Their weapons: The UI designer deals with creating the link between humans and machines. To this end, they use graphic elements, such as buttons, tabs, and so on, alongside text for clear, intuitive navigation. The UX designer deals with meaning: they speak to our emotions through storytelling. They foster empathy to meet the user’s expectations and needs, which creates trust between the user and the brand.
Be warned: only one person can deal with both IU and UX at the same time.
5. Data analyst
Wherever there is data, there is often a data analyst. At least, there should be. They are responsible for all database operations. If there’s a problem or question, the data analyst selects appropriate data to provide answers for various departments. In short, they are immersed in our personal data and identify customer trends to provide decision-makers with their analyses.
Their weapons: All data analysts have a strong appetite for technology and computer software. However, they must also be experts in data analysis techniques and statistical methodologies, as well as having organizational skills and feel comfortable writing to prepare their invaluable reports.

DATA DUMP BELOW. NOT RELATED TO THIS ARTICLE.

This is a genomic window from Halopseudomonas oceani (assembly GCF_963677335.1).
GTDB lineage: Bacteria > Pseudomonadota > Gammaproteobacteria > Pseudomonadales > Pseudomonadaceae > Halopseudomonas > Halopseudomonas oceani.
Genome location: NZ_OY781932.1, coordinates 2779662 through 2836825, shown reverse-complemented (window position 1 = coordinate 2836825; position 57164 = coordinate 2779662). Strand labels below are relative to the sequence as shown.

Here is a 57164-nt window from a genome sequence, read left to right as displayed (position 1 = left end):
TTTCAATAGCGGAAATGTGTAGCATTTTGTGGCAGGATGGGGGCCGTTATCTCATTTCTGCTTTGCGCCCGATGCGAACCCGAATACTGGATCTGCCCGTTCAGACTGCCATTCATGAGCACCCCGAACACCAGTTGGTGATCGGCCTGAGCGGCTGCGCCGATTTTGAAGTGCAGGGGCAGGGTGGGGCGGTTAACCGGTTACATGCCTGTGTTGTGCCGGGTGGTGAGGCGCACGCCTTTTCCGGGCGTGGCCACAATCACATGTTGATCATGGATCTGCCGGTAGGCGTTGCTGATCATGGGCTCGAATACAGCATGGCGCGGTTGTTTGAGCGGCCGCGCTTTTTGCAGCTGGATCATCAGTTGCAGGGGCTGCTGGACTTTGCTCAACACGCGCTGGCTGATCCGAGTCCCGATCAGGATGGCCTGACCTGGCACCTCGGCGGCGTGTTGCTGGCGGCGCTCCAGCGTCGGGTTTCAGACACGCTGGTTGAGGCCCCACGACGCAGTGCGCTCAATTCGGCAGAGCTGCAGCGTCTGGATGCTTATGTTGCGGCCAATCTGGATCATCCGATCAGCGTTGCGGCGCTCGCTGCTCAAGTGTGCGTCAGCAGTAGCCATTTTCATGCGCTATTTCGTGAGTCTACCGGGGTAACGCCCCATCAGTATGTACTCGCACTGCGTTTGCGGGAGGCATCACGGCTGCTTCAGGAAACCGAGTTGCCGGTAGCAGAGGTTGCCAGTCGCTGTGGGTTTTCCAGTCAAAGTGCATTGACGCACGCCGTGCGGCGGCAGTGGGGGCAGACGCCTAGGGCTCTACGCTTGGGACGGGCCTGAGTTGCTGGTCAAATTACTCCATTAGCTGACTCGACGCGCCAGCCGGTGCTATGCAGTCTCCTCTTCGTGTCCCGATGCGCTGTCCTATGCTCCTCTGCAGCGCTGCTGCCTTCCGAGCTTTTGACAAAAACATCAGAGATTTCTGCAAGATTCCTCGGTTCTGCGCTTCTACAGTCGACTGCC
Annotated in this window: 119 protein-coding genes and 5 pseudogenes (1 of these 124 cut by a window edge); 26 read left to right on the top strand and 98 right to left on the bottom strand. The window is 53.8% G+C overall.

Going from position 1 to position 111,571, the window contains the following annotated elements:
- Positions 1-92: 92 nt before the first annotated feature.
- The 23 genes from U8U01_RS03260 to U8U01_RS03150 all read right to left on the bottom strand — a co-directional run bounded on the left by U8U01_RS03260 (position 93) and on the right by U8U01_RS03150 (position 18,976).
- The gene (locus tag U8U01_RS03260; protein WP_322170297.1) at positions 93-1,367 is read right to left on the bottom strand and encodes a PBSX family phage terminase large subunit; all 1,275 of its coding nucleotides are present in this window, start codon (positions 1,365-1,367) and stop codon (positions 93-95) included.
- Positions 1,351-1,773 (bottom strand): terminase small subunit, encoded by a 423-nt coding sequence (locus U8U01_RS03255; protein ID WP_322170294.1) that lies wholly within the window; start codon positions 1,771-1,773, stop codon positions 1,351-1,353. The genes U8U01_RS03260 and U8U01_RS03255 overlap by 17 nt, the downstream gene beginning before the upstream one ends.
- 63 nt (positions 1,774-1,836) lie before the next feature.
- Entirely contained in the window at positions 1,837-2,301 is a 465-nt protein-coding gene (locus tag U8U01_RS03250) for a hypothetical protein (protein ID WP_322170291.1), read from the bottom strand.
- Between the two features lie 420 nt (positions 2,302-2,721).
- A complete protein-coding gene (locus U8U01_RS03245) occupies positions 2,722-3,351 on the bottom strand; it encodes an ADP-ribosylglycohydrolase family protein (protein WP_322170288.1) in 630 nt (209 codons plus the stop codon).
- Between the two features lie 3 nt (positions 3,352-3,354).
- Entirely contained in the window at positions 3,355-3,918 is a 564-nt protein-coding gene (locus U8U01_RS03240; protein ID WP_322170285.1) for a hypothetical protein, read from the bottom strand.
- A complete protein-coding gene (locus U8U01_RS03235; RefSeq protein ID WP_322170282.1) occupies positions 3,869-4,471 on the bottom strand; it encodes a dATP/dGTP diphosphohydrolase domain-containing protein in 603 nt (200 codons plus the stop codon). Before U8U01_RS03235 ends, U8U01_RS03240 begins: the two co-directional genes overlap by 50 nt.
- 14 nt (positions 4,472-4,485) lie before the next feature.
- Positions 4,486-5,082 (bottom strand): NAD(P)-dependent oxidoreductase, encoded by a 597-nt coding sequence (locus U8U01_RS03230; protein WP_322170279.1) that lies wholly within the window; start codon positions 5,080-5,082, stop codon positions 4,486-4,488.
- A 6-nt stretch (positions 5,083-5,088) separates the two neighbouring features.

6. Data Engineer
They also work closely with the data, but are in charge of the maintenance of the analytical infrastructure, before the creation of data models. Their mission? To take care of the infrastructure that collects cleans, processes, and stores the data that will be analyzed or used later by a data scientist or data analyst. Ultimately, they do the groundwork and ensure everything runs smoothly. Their role is essential because all data processing and analysis depend on what they do.
Their weapons: Excellent knowledge of data architectures—for example, data storage, management, and use—but also a good understanding of business issues and needs.
7. Data scientist
Often considered the Swiss Army knife of data, their role varies from one company to another. They may work on developing data-processing models, work on more or less structured data, and also code in programming languages to handle and analyze this data optimally. This means that some data scientists will be pure statisticians—very mathematical and experts in algorithms—while others will simply use the technologies available and maybe even participate in a more overall discussion on the use and business contribution of data.
Their weapons: Versatility, patience, a passion for numbers and meticulousness are key to being a proficient data scientist.
8. Product manager (or owner)